Microsoft moves to disrupt Middle East malware op
Malware made in Kuwait, Algeria, is ‘biggest-ever’ outside East Europe, says Redmond cyber-sec unit
Microsoft Corp's cyber-security wing yesterday initiated a court-sanctioned operation to disrupt malware networks it claims are controlled from Algeria and Kuwait, Reuters reported.
The action was authorised by US District Court in Nevada on 19 June and marks the first high-profile case involving malware architects from countries outside Eastern Europe, according to Richard Domingues Boscovich, assistant general counsel of Microsoft's Digital Crimes Unit. Boscovich's team has disrupted nine other malware networks over the past five years, all of which were based in Eastern Europe.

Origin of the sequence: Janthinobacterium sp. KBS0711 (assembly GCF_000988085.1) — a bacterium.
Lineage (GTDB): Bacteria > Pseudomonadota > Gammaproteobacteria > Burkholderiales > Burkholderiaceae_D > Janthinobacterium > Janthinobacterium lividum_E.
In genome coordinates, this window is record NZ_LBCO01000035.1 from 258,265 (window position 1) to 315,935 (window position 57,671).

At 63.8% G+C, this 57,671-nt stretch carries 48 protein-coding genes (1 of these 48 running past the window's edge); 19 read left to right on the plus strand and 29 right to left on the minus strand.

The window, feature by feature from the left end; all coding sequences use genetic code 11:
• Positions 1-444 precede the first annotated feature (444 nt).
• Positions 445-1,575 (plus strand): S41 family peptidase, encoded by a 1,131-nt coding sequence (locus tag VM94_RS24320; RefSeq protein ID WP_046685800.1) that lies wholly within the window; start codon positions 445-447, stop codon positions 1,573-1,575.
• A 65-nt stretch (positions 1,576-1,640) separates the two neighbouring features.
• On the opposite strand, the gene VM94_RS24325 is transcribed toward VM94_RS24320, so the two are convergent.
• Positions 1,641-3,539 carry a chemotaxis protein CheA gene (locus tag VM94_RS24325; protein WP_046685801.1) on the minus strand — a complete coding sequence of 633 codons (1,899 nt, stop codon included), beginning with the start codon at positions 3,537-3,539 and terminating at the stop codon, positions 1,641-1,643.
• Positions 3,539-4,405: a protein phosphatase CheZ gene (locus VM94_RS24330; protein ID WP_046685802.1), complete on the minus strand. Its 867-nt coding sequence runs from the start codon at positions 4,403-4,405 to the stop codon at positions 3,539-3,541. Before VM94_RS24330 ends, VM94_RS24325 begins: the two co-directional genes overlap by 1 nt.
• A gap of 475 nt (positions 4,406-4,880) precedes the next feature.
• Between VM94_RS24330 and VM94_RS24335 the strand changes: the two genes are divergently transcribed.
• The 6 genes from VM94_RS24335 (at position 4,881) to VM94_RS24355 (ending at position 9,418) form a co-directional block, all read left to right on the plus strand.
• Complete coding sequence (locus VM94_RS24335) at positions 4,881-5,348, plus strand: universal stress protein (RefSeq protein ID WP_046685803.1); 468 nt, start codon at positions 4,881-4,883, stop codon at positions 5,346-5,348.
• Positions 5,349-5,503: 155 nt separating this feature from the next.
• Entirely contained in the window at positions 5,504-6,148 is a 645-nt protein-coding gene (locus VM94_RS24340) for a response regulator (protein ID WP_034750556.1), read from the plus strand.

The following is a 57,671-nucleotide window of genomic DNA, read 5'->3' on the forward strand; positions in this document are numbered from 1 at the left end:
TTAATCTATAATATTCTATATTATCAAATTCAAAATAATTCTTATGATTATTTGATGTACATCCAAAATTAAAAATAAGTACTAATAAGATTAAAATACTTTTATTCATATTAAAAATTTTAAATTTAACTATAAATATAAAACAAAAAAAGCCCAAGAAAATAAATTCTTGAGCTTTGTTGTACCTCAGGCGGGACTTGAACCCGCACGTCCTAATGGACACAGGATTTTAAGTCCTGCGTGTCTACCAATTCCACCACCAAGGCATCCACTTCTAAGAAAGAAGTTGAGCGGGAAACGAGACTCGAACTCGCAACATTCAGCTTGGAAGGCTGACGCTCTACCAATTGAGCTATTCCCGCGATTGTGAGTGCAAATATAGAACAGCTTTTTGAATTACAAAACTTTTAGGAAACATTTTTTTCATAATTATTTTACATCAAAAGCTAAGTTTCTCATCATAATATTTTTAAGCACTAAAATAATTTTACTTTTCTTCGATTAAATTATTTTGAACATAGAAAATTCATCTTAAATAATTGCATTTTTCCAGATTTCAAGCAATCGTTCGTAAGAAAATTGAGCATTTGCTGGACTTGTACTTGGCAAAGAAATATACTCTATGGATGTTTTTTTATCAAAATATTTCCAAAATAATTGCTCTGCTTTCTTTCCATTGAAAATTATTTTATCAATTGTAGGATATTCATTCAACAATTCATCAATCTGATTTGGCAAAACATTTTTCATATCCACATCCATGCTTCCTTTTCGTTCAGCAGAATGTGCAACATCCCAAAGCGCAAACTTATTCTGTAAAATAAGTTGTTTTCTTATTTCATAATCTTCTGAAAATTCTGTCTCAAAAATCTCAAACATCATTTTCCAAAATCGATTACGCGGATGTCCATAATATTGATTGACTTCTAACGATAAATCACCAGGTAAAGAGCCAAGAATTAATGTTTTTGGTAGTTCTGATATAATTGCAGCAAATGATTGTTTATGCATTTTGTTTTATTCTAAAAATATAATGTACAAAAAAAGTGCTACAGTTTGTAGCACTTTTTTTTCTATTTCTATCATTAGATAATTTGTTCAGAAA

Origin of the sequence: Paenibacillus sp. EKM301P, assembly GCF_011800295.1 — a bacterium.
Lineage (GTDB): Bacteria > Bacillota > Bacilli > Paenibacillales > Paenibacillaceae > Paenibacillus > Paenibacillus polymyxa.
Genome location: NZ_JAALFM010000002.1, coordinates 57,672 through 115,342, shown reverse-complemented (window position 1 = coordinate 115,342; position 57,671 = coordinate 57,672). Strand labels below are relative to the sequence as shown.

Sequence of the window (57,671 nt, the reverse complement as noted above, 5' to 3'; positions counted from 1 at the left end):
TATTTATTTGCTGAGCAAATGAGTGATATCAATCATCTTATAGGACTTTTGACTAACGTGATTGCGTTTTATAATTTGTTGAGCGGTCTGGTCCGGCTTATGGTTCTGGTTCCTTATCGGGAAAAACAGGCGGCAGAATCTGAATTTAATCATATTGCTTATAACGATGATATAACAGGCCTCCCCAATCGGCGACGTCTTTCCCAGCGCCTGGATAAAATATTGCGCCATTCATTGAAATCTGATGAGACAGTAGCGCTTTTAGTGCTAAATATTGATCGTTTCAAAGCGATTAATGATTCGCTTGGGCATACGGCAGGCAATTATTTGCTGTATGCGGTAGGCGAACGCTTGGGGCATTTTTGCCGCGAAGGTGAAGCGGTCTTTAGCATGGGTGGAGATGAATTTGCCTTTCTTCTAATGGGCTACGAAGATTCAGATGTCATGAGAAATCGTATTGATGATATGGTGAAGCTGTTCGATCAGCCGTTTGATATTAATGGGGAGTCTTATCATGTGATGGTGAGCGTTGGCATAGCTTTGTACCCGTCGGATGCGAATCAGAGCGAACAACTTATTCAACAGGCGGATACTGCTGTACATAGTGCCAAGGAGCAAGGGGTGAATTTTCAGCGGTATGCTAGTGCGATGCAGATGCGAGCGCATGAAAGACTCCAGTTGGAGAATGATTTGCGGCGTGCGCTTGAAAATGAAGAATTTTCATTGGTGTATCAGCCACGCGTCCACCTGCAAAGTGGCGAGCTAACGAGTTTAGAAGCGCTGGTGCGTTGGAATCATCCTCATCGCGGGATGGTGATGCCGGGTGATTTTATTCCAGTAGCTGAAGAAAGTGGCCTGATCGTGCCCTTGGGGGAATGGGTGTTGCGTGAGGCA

"We have never seen malware coded outside Eastern Europe that is as big as this," said Boscovich. "This really demonstrates the globalisation of cybercrime."
The investigation will concentrate on two malicious packages named Bladabindi and Jenxcus, which have similar designs and are thought to have been written in Kuwait and Algeria.
Functionality includes dashboard-style interfaces and capabilities such as remote real-time computer monitoring; the recording of keystrokes; password theft; and audio eavesdropping, according to filed court documents.
The court order instructs suspicious traffic to be redirected to Microsoft servers from those at Vitalwerks Internet Solutions, a service provider based in Reno, Nevada, US. Microsoft's cyber security team believes that as much as 94% of machines infected by Bladabindi and Jenxcus communicate with command-and-control servers through Vitalwerks' servers.
While Microsoft's anti-virus software resides on only 30% of the world's PCs, Boscovich said it had recorded 7.4m infections in the past year, indicating a large-scale spread of the malware packages.